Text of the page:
We use our own and third-party cookies to optimize your experience on this site, including to maintain user sessions. Without these cookies our site will not function well. If you continue browsing our site we take that to mean that you understand and accept how we use the cookies. If you wish to decline our cookies we will redirect you to Google.
Already have an account? Sign in.

 Remember Me | Forgot Your Password?

South Korea’s Strict Food Waste Program Is Paying Dividends

March 19, 2017: 12:00 AM EST
Under South Korea’s food waste law, residents are required to separate food waste from garbage and to recycle food. Seoul used to spend $600 thousand dollars a day on food waste disposal. That money is now saved through recycling. Beginning in 2013 consumers in Seoul were required to pay for food waste by weight. The city set up a sophisticated system for tracking and weighing the waste that is placed in special bags (sold by the city) and then into bins that determine the fairly small fee to be charged. Since the law went into effect, the city’s food waste has decreased 10 percent – more than 300 tons a day. The Environmental Management Division wants to triple that amount over the next four years.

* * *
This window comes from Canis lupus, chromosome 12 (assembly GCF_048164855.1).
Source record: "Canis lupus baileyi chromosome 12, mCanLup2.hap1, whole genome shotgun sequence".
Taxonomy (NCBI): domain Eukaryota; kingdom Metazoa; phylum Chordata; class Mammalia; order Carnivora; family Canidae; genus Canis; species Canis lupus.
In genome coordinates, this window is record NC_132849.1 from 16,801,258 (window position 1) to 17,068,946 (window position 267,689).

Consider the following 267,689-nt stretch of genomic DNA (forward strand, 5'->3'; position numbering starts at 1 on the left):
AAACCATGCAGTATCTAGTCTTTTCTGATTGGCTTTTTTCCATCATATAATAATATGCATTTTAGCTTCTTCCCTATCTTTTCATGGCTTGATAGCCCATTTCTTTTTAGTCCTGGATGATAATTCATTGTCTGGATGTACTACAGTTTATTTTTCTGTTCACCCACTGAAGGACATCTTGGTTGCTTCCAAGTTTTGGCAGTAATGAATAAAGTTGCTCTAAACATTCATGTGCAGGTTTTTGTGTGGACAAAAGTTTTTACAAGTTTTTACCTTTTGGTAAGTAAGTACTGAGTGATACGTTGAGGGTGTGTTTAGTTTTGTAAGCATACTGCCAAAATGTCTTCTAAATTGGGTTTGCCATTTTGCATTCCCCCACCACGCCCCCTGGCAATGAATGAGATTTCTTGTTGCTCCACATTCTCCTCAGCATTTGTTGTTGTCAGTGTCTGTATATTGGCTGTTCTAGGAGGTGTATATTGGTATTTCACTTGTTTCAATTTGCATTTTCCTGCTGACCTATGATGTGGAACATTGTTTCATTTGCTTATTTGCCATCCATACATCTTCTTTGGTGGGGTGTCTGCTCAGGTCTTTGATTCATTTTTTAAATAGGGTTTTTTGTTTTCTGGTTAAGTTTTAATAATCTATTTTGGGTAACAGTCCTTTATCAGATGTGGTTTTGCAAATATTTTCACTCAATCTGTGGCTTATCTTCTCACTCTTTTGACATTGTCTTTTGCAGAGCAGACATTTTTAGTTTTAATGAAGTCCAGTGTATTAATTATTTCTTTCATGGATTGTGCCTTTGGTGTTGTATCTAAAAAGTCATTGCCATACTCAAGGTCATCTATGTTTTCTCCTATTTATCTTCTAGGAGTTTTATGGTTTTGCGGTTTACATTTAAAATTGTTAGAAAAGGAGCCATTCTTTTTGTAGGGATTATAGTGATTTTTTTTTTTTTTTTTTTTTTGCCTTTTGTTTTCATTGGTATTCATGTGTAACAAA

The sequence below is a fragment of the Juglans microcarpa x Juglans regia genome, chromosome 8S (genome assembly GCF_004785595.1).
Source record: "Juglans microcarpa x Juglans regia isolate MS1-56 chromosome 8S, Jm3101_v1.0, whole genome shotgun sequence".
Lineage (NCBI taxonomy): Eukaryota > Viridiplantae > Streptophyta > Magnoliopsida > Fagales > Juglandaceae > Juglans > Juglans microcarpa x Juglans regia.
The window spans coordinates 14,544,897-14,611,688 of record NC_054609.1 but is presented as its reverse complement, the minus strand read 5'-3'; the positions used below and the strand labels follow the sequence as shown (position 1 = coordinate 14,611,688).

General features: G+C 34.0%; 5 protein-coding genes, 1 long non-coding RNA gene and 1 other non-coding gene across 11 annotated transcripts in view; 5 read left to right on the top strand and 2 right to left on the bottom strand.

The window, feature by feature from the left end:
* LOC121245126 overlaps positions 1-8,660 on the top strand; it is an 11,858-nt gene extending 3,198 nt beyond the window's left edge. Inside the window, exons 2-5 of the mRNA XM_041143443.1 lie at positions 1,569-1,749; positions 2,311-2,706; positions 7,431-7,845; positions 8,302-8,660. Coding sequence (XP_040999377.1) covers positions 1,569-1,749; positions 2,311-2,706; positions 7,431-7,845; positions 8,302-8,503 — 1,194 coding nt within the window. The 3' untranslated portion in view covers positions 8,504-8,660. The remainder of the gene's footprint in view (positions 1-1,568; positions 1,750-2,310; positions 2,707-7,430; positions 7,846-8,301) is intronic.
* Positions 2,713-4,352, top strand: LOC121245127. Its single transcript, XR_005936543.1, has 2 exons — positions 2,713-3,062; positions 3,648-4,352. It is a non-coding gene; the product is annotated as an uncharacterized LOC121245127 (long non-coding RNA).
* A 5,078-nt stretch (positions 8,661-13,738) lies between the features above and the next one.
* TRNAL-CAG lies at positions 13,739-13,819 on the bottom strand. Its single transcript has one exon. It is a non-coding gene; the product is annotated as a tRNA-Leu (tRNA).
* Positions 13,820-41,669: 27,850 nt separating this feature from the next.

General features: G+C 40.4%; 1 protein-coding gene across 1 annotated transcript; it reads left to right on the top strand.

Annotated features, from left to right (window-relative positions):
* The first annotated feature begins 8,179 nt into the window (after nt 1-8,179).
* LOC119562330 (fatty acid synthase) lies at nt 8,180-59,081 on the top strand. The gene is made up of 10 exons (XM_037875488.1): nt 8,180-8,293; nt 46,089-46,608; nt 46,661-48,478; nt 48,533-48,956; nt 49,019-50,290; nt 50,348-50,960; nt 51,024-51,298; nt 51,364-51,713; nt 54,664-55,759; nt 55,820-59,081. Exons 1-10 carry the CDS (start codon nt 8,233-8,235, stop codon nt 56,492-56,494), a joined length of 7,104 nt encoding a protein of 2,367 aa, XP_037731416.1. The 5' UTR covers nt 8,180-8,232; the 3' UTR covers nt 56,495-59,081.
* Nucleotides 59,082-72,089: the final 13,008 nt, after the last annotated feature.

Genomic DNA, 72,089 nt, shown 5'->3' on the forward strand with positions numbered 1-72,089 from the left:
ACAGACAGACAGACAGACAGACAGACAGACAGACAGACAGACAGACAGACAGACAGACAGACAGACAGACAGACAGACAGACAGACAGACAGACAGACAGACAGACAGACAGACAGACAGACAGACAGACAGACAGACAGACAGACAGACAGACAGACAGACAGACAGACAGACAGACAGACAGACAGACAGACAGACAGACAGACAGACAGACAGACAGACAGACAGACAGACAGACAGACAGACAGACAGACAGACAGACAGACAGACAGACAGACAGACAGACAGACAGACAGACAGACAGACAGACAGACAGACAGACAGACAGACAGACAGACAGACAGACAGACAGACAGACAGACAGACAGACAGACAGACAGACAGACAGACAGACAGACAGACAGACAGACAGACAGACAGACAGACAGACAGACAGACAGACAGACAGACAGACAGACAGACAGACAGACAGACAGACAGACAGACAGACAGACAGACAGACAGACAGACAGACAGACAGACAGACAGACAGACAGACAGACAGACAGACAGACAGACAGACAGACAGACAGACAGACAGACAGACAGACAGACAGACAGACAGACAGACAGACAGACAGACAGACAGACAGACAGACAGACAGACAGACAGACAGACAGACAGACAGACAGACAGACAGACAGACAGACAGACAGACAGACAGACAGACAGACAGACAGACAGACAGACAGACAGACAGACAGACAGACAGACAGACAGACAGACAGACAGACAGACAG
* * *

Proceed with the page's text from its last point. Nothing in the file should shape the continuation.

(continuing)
Mori Rothman et al., "These Policies Helped South Korea’s Capital Decrease Food Waste", PBS Newshour, March 19, 2017, © NewsHour Productions LLC
Domains
FOOD BUSINESS NEWS
News
Waste
Companies
Market News
Policy & Regulation
Trends
Geographies
Worldwide
Asia-Pacific
South Korea
Categories
Consumers
Legal, Legislation, Regulation, Policy
Market News
Trends
Developed by Yuri Ingultsov Software Lab.